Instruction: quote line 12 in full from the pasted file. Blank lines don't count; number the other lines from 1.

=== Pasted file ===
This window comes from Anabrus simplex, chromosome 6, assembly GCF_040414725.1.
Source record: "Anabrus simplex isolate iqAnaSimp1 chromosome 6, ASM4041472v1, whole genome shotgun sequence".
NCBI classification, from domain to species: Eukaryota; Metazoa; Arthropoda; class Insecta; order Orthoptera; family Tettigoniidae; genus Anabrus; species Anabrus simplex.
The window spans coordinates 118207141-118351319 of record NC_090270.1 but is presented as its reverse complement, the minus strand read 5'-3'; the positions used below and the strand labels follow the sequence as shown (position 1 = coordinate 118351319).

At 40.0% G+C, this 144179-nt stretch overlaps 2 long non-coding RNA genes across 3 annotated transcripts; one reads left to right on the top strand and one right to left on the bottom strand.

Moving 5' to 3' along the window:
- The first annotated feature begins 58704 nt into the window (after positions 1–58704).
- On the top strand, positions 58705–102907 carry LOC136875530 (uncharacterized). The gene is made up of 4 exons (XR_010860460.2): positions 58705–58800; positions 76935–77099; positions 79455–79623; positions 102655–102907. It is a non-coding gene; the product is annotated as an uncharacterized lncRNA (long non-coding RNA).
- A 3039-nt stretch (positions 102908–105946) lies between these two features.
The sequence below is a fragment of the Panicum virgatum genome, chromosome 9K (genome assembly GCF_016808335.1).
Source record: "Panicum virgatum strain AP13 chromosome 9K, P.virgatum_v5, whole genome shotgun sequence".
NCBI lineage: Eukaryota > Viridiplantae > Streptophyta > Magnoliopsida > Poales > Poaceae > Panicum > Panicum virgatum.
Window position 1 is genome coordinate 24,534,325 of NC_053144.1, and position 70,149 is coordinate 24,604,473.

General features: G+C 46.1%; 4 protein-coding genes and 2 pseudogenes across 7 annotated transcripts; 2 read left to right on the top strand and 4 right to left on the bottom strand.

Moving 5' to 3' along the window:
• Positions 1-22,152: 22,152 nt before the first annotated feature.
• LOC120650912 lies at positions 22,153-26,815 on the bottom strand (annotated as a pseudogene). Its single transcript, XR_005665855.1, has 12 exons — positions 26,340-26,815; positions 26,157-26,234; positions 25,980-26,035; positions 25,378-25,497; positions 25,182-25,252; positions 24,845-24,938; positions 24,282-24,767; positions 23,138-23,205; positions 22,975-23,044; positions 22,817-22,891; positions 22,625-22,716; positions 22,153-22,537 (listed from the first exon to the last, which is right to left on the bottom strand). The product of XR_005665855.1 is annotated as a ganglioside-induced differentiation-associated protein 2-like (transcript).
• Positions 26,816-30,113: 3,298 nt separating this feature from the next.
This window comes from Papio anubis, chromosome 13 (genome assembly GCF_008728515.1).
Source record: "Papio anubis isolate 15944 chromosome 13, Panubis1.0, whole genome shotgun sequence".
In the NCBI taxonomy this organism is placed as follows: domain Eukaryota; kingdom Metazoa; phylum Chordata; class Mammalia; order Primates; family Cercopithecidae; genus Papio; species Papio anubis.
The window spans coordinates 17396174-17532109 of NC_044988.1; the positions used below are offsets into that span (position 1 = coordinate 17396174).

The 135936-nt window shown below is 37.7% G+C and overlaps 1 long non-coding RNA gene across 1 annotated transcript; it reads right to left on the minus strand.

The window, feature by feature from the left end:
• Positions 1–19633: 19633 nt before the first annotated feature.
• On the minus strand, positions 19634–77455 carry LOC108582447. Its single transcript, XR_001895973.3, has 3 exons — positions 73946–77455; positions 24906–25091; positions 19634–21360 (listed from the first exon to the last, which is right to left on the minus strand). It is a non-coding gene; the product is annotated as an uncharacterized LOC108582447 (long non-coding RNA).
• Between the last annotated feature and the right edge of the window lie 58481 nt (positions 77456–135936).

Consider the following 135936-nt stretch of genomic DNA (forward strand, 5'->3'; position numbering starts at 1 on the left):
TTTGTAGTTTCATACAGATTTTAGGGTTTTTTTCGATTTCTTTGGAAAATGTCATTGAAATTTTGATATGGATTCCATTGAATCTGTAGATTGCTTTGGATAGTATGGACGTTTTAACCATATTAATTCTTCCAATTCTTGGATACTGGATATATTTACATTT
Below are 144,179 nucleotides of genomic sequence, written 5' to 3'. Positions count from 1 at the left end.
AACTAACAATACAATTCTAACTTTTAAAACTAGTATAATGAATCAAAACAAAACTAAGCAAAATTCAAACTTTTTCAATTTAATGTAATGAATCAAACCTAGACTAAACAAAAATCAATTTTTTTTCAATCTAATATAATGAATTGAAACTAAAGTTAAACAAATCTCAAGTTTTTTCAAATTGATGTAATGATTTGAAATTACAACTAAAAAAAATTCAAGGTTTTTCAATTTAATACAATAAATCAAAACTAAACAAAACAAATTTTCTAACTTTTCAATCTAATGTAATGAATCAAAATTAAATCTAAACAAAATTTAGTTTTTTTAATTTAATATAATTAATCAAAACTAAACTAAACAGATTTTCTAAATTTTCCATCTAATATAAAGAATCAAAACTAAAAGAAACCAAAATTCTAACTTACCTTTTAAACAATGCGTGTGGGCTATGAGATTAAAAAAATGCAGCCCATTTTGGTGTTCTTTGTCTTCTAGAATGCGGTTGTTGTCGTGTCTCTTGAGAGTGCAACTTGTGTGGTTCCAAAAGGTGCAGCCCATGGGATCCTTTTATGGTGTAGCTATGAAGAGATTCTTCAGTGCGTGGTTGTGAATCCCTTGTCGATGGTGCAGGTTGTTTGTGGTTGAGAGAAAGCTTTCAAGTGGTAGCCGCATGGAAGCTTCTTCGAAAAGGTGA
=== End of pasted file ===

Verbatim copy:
NCBI lineage: Eukaryota > Viridiplantae > Streptophyta > Magnoliopsida > Poales > Poaceae > Panicum > Panicum virgatum.